Kriston Capps is a staff writer for CityLab covering housing, architecture, and politics. He previously worked as a senior editor for Architect magazine.
HUD’s proposed smoking ban protects vulnerable people, but also imposes more regulations on them.
In one sense, the case for a federal smoking ban in public housing is plain: Smoking is terrible, and smoking bans in public places are good for the public. Most landlords don’t allow their tenants to smoke indoors because smoking is a fire hazard; when it comes to public housing, the federal government is like a super-landlord. Smoking is disgusting, of course. Ask House Speaker Paul Ryan what it’s like to move into an office whose previous occupant was a smoker.
At the same time: What the hell! Where do I get one of those Guy Fawkes masks? The the U.S. Department of Housing and Urban Development is proposing to tell residents with very few housing options how to live in their own homes. Moreover, the federal government is stepping into a regulatory realm that is otherwise reserved for state and local government. This would be the only federal smoking ban.
In any event, HUD Secretary Julián Castro went there, proposing a smoking ban that would affect 1.2 million public-housing units across the nation. The rule would require 3,100 public-housing agencies nationwide to implement the rule within 18 months of its adoption. So is it a good idea?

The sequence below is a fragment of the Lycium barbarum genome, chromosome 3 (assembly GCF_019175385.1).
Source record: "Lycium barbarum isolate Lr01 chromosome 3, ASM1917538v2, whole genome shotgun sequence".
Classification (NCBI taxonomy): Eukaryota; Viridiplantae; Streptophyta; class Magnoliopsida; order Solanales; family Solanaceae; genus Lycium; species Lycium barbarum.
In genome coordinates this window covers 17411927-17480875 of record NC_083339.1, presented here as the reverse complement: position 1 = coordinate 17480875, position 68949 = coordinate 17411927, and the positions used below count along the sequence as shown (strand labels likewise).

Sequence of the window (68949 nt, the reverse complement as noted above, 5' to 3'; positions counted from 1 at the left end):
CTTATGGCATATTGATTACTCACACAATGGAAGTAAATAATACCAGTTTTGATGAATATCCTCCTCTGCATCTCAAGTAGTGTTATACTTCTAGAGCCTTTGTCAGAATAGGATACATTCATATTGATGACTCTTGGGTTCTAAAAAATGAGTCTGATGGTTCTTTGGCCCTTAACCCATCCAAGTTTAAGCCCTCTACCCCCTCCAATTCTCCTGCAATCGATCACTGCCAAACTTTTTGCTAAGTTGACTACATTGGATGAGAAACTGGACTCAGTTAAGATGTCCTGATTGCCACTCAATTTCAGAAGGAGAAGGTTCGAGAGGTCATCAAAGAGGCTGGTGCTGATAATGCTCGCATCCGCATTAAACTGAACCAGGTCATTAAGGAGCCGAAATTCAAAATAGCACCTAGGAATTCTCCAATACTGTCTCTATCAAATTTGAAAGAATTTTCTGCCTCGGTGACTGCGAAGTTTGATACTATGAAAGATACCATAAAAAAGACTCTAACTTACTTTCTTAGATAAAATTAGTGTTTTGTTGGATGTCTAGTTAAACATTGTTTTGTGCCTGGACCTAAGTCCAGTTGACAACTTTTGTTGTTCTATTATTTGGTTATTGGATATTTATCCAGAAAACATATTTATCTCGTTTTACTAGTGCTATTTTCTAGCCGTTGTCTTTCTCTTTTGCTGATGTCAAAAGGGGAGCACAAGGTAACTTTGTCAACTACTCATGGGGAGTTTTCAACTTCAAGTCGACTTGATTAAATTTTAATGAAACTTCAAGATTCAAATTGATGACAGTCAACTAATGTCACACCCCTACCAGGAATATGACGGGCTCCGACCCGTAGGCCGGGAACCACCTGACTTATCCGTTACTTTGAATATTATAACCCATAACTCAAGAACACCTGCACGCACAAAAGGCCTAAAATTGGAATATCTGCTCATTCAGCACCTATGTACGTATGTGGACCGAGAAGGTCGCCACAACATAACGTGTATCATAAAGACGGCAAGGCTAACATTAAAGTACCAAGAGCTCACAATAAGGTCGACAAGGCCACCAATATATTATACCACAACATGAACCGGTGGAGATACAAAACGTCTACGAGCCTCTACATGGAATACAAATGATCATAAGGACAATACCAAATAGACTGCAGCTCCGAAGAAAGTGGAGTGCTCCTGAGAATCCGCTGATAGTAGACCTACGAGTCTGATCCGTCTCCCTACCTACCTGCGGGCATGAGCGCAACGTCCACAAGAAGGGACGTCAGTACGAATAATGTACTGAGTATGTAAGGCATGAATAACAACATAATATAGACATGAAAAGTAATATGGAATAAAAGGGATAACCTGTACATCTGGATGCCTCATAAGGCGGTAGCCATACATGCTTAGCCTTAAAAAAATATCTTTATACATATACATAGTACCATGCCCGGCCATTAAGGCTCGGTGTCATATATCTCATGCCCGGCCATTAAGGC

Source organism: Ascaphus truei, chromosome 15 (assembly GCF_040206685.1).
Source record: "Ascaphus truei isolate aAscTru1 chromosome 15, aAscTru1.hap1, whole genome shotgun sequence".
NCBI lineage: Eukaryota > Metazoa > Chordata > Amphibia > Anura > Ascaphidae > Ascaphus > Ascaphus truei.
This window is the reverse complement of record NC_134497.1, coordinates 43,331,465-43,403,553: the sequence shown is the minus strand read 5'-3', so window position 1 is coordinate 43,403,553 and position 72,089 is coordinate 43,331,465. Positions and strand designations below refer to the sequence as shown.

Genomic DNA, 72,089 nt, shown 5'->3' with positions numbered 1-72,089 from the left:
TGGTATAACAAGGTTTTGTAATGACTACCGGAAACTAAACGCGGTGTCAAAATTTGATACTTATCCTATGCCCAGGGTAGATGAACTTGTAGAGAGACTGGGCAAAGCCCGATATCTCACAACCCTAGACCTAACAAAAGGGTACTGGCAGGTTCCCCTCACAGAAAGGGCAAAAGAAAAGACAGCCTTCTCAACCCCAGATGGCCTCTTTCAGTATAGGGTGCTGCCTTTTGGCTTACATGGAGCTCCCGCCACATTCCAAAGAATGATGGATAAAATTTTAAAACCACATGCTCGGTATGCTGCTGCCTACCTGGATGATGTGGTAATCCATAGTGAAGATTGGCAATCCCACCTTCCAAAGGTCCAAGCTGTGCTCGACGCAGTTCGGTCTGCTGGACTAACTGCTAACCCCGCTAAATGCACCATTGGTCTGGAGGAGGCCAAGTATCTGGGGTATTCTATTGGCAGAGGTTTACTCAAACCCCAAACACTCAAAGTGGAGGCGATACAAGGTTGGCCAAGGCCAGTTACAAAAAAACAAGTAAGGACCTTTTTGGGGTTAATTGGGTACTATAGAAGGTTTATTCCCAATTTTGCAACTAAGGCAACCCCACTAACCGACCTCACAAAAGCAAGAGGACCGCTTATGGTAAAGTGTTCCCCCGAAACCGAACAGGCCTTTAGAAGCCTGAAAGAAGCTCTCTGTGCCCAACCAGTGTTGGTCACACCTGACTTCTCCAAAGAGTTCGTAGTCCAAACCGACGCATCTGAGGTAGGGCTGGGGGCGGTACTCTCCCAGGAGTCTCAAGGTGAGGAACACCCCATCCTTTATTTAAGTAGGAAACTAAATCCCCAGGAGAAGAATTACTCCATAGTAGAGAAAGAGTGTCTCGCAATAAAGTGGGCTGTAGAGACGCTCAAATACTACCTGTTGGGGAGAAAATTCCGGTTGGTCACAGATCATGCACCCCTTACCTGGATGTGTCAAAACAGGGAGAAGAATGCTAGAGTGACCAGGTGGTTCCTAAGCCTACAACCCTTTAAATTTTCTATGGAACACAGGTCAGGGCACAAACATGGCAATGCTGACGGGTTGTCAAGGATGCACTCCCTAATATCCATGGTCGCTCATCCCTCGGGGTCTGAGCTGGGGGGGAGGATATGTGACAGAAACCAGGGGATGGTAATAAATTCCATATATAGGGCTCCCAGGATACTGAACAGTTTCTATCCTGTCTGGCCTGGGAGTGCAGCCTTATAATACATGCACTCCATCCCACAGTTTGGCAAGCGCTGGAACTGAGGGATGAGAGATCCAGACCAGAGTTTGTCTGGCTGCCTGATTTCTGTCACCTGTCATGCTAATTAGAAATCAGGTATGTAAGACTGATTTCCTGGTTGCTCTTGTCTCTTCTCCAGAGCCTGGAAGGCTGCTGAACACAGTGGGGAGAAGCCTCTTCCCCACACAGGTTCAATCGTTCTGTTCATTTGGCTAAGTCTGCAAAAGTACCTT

A federal ban on smoking in public housing is a good idea
- It would save the government money. “A 2014 CDC study estimated that prohibiting smoking in public housing would yield an annual cost savings of $153 million, including $94 million in secondhand smoke-related health care, $43 million in renovation of smoking-permitted units, and $16 million in smoking-related fire losses,” reads a HUD release.
- HUD is following the lead of public-housing authorities. More than 228,000 public-housing units nationwide are already smoke-free facilities, either by local ordinance or their own initiative.